“The Lake Isle of Innisfree”
I will arise and go now, and go to Innisfree,
And a small cabin build there, of clay and wattles made:
Nine bean-rows will I have there, a hive for the honey-bee;
And live alone in the bee-loud glade.
And I shall have some peace there . . . .
— William Butler Yeats, winner of the Nobel Prize for Literature
John Board wrote that his mother canned six hundred quarts every summer. I suspect that both she and my mother felt an intense satisfaction and pride when they surveyed those gleaming jars of goodness and love. Linda Forst Linke wrote that her mother, my beloved Vivian, and her father canned vegetables. Linda’s job was to dip tomatoes in boiling water and remove the skins. She wrote, “I felt so important! It was a real job, and I felt a real sense of being part of helping the family get ready for winter and loved going down in the basement to bring up jars for dinner.”
When we lived at 312 N. Ritter in Irvington I used a hot water bath in which the jars are boiled to can the surplus from Bill’s garden until Margaret Burris, our next door neighbor, and we went in together and bought a pressure canner to share.
When I complained to a real estate colleague about the cost of Nonesuch Mincemeat, she said, “It’s just as good and far cheaper to can your own mincemeat, using green tomatoes.” It took so long to peel the peck of green tomatoes that I bought that I asked Bill to help. I figured that each quart was worth about $50, considering what I earned as a Realtor.
Tomato season is in! Bill says, “People sometimes put down Indiana, but no tomato can compare with an Indiana tomato!” Gardeners love to brag about their tomatoes. Hothouse tomatoes bought at the supermarket aren’t as tasty as those grown outside. Now we have fancy “heirloom” tomatoes, grape tomatoes and cherry tomatoes, but my father favored Burpees’ Big Boys.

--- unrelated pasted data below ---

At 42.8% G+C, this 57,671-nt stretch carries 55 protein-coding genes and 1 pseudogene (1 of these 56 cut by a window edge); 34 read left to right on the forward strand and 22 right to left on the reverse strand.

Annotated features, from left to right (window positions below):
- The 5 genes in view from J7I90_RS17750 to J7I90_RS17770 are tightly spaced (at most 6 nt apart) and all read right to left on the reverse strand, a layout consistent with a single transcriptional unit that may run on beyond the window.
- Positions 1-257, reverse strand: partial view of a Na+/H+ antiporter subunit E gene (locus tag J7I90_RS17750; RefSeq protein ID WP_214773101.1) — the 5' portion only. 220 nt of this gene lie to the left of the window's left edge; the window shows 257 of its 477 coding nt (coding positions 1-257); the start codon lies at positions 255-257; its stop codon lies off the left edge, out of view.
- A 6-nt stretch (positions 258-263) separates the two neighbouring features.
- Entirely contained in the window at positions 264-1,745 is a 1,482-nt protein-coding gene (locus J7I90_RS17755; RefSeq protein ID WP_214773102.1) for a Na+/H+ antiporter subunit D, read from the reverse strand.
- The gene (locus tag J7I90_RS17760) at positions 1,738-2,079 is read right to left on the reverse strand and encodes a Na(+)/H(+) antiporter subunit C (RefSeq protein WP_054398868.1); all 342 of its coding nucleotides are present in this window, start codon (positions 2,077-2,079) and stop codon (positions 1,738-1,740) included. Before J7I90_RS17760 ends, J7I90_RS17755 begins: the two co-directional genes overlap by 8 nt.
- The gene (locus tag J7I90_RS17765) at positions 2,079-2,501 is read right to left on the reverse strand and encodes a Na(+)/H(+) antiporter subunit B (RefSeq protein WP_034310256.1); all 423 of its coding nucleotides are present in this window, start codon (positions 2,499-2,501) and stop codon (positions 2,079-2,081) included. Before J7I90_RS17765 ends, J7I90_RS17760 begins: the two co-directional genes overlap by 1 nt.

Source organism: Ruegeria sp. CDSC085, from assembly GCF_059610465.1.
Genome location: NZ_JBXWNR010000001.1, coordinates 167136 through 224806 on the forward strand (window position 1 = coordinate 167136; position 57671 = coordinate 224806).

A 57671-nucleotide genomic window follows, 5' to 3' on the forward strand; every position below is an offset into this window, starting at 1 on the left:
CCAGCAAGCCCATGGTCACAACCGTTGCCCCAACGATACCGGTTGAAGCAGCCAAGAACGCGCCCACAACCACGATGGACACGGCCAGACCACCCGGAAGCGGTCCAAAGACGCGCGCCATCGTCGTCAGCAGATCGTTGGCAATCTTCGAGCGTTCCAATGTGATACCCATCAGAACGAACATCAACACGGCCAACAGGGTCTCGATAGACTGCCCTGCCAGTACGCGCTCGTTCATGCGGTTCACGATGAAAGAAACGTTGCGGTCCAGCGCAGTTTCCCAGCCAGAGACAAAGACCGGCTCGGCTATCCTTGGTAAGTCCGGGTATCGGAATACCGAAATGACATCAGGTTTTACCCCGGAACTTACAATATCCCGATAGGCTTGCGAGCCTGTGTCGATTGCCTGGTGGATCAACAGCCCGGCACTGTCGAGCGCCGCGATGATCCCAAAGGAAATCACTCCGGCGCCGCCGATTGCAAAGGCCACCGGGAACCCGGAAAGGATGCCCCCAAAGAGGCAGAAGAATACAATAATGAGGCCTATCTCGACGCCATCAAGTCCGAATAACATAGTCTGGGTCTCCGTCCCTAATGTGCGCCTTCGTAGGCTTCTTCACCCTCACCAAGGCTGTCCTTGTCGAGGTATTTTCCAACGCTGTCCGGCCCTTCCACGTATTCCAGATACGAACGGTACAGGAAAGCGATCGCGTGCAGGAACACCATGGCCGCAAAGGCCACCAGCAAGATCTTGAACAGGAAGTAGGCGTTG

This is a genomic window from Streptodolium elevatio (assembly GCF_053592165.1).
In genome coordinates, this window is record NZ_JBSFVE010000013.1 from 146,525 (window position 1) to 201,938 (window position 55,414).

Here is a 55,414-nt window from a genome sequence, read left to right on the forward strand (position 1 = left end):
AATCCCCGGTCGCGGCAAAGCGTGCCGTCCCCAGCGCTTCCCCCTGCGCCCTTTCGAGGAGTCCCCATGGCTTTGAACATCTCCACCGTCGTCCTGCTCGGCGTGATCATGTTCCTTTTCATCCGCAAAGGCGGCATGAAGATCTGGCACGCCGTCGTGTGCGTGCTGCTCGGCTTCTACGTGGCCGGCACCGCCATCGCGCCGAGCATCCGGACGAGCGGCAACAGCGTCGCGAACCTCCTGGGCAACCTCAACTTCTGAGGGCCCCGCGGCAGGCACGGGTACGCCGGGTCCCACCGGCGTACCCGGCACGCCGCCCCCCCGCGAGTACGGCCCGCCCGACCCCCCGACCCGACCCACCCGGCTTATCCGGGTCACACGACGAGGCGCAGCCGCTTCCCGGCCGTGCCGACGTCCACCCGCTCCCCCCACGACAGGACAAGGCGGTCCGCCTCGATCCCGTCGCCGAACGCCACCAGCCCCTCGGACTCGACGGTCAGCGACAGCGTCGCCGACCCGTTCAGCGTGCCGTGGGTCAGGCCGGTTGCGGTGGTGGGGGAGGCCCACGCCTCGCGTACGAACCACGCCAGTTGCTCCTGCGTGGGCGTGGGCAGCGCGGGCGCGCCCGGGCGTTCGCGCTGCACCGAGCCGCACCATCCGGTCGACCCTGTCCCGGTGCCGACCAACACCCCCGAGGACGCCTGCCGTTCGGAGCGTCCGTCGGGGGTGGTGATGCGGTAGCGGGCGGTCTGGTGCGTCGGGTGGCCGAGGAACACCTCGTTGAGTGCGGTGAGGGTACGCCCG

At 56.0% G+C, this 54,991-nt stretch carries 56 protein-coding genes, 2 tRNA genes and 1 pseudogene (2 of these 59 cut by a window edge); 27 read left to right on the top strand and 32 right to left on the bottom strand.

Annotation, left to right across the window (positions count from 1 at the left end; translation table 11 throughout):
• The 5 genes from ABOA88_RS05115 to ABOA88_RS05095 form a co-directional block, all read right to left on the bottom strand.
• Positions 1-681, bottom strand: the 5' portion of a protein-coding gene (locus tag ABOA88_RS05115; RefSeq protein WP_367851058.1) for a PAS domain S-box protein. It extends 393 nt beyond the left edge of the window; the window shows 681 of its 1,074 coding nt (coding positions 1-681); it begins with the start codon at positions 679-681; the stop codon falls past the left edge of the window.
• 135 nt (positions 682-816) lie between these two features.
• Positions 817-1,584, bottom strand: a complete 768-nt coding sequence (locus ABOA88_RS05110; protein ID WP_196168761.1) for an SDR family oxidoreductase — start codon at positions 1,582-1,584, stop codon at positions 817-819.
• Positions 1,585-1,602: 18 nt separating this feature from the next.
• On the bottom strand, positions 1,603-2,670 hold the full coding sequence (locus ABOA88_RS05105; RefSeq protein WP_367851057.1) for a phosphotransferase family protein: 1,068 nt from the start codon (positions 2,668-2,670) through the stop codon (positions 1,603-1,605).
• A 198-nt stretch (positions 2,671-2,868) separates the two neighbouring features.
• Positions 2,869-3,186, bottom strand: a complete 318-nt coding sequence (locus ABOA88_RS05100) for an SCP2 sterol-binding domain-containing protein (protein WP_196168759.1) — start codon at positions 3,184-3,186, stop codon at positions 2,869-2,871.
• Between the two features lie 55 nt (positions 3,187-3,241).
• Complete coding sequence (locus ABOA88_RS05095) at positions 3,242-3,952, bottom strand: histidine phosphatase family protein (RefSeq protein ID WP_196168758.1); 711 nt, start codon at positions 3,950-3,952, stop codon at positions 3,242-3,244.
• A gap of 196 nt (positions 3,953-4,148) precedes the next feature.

People are passionate about tomatoes. About this time of year, I’d ask my mother, “How are you?” “Oh,” she’d moan. “I’m awful sick. My stomach’s all upset.” Eventually she realized that she was eating too many tomatoes. She’d make a meal of sliced tomatoes with a tiny bit of sugar sprinkled on them and bread and butter. During lunch a dear friend, said, “I love tomatoes! Sometimes I just wash a tomato and stand over the kitchen sink to eat it.”
I’m not willing to undertake the work and dedication of gardening. However, I understand the satisfaction that gardeners get from planting seeds that come to life and become something nutritious and delicious. Henry David Thoreau was an excellent gardener. His rows of green beans that he sold to supplement his meager income added up to seven miles in length. He wrote, “I came to love my rows, my beans . . . They attached me to the earth . . .”
Home gardening knows no national boundaries. When Bill and I travelled in Italy we saw many vegetable gardens, even in tiny city yards. Bill called his garden on Ritter “my back 40 feet.” After we moved to Edmondson Ave., he wondered why we got only one mess out of the green beans that he planted. Our neighbors enlightened him: “We’ve had the best fun, watching the rabbits eat your beans!” Another summer he planted zucchini. There were so many blossoms that we even fried some. However, he got few zucchini. He discovered why when he cleared the garden in the fall. There was a rabbit nest right in the middle of his zucchini patch. So convenient!
I know what many Hoosiers are having for dinner tonight: roasting ears slathered with butter, sliced homegrown tomatoes, cucumbers in vinegar and fresh green beans. Oh yum of yums!
“One must cultivate one’s garden!” Voltaire